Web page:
COVID-19 Op-ed

Brewing Violence and Irreversible Vulnerabilities as Indonesia Passes the Omnibus Law amid Covid-19

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Selma TheofanyGraduate
Student of Social Justice Perspectives in ISS Erasmus University of

the middle of pandemic, while Covid-19 cases are still spiking and
inequalities are widening, Indonesian President Joko Widodo endorsed the
controversial and suspicious Omnibus Law on 5 October 2020. This law poses
threats to workers who have already experienced severe pay cuts and
retrenchment since the pandemic hit (Aldin, 2020). Civil society groups
and trade unions resist the approval of this new law (Karmini, 2020). The
people launched several street protests in different cities, and they turned
out to be riots. Since the beginning of its promulgation, the dynamics of
this new law is full of structural violence, and this violence is starting in
the hand of the Government.Joko Widodo’s administration has no longer symbolically,
but already practically committed some forms of structural violence. The act
of structural violence is first rooted in the abuse of power. In the state
structure that adopts a blurred type of Rosseauan trias
, both the President and the Parliament have the authority
to legislate or produce regulations, and the President can execute these
regulations further. Unfortunately, both the President and Parliament abuse
this authority by regulating a set of law that accommodates capitalists’
interests and ignores peoples’ interests. These institutions betray the
people who give them the representative power through the election so that
each of them has legislative and executive positions, as well as other forms
of authority.The Government and the Parliament have passed an oppressive law
that potentially devastates the marginal groups and the environment. This law
dangerously sets a bare minimum of civilian rights (Hamid & Hermawan,
2020). Moreover, if these institutions use the capitalist mind to interpret
this law in exploitative terms, the law can lead to human rights violations.
It regulates a worse set of standards of worker’s welfare compared to those
of the previous labor law. This law creates unfavorable working conditions
through inadequate wage formulation and exploitative working hours—the law
also broadens the opportunities to sacrifice the environment for the sake of
industrialization in the hand of the few oligarchs. People’s participation in
the production of the Environmental Impact Assessment document (EIA or AMDAL
in local abbreviation) is limited.Furthermore, the state also commits direct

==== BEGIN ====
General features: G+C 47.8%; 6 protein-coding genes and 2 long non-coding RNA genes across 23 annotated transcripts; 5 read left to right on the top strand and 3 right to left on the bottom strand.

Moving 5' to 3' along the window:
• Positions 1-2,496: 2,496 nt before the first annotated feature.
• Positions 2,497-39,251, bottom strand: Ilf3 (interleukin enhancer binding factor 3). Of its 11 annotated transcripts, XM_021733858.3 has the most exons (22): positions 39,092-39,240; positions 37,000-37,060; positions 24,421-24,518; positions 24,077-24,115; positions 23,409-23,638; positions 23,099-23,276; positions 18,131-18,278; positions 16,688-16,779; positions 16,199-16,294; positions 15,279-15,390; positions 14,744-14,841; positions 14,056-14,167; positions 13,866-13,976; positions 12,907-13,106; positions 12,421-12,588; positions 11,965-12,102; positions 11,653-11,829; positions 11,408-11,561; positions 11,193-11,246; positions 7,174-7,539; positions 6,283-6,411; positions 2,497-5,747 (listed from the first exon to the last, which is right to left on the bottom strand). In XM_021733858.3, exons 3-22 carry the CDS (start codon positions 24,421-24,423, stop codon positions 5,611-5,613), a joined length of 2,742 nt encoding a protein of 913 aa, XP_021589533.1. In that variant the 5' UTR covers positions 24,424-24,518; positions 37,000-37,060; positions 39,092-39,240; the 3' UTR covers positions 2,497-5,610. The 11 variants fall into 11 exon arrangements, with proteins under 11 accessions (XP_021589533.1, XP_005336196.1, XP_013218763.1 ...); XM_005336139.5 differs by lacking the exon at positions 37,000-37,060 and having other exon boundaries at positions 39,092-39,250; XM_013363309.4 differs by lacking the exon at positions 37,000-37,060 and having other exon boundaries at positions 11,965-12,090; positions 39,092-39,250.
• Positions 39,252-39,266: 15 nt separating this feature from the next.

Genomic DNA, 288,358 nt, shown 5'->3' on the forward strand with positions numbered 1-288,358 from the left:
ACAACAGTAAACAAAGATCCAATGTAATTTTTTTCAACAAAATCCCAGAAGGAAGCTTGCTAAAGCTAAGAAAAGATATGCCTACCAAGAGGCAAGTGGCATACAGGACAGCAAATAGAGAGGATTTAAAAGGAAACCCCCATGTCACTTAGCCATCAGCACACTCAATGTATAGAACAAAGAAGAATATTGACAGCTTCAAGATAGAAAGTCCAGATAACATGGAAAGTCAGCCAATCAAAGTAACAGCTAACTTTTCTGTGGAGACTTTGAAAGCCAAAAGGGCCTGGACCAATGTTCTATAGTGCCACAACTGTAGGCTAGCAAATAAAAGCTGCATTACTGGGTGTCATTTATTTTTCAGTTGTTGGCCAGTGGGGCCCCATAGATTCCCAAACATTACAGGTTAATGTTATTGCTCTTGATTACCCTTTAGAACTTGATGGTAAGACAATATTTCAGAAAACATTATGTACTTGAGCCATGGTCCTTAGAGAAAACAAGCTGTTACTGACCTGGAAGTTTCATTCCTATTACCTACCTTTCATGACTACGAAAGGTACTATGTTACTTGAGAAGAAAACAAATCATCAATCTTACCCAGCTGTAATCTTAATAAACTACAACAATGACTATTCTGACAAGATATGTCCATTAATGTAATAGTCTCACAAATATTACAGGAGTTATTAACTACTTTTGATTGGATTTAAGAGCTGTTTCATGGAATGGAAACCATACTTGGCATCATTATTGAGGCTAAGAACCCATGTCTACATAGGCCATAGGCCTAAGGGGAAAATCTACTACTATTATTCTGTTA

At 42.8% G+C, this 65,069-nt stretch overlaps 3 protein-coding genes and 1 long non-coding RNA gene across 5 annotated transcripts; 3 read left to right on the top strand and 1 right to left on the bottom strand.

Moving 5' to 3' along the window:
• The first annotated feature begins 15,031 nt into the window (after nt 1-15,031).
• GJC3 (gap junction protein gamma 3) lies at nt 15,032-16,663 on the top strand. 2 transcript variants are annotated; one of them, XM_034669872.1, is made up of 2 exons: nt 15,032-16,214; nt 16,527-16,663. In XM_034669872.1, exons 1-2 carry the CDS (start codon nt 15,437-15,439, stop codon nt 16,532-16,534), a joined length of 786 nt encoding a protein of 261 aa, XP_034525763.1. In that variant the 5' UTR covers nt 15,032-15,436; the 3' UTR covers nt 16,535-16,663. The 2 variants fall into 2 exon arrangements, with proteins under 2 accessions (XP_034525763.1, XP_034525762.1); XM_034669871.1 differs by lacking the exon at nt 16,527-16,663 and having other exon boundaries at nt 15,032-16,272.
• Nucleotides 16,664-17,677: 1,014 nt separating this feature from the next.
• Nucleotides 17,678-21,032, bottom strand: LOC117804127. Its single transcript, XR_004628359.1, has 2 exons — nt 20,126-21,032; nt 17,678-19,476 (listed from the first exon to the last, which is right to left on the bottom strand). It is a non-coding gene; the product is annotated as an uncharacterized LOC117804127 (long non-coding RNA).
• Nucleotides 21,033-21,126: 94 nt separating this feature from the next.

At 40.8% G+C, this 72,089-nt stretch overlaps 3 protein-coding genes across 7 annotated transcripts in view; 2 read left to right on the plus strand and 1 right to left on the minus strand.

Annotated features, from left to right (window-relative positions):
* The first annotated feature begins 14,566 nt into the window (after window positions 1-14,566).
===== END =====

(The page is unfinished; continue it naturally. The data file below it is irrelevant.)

violence. The Government still adheres to the obsolete concept that the state
can execute coercive power. This idea manifests in the use of state forces,
such as the police forces that equip itself with lethal weapons as its
coercive tools. The police also tend to apply the security approach since
civilian policing is not popular among the police ranks (Riyadi, 2020).
Hence, once the conflict has broken, the way the state manages conflict is
deadlocked through only coercive means.The news has also shown evidence of
police violence to peaceful protesters (BBC Indonesia, 2020). In 18
provinces, the police arrested the protesters even before the protest had
started. The police also fired tear gas when the protesters gave speech
peacefully. Moreover, they did inhuman act by beating and stripping some of
the protesters naked during the arrest. The police also blocked the
protesters’ access to legal aids.The police forces’ tendency to use weapon
should be kept in the public’s mind. During the protests, the police use
repression and iron fist to manage the protesters. While launching the
protest, the protesters defended themselves desperately in the middle of a
critical situation. The protesters had already brought grievances over the
new law that violates their rights, and they have faced another violent
action from the police that led to their double frustration. The protesters’
acts as a response to the state’s action. They did not initiate the
violence.The intertwine of structural and direct violence is present in
asymmetrical power relations. The state holds a greater control in the rise
and management of conflict. The protest and peoples’ grievances would not
emerge if the state did not pass this problematic law. The protests would not
be a riot, if the policing is done peacefully and within the bounds of the
law.  At the height of COVID-19, the Government’s commitment to using
violence had resulted to the exacerbation of not just violence, but also
inequalities. The Omnibus Law is not an answer to the dire situation of
Indonesian people. Moreover, it does not deserve a Government that resorts to
abuse and oppression.


I. U., 2020. Available at:
Indonesia, 2020. BBC News Indonesia. Available at:,
U. & Hermawan, A., 2020. New Mandala. Available
N., 2020. The Diplomat. Available at:
E., 2020. The Conversation. Available at:

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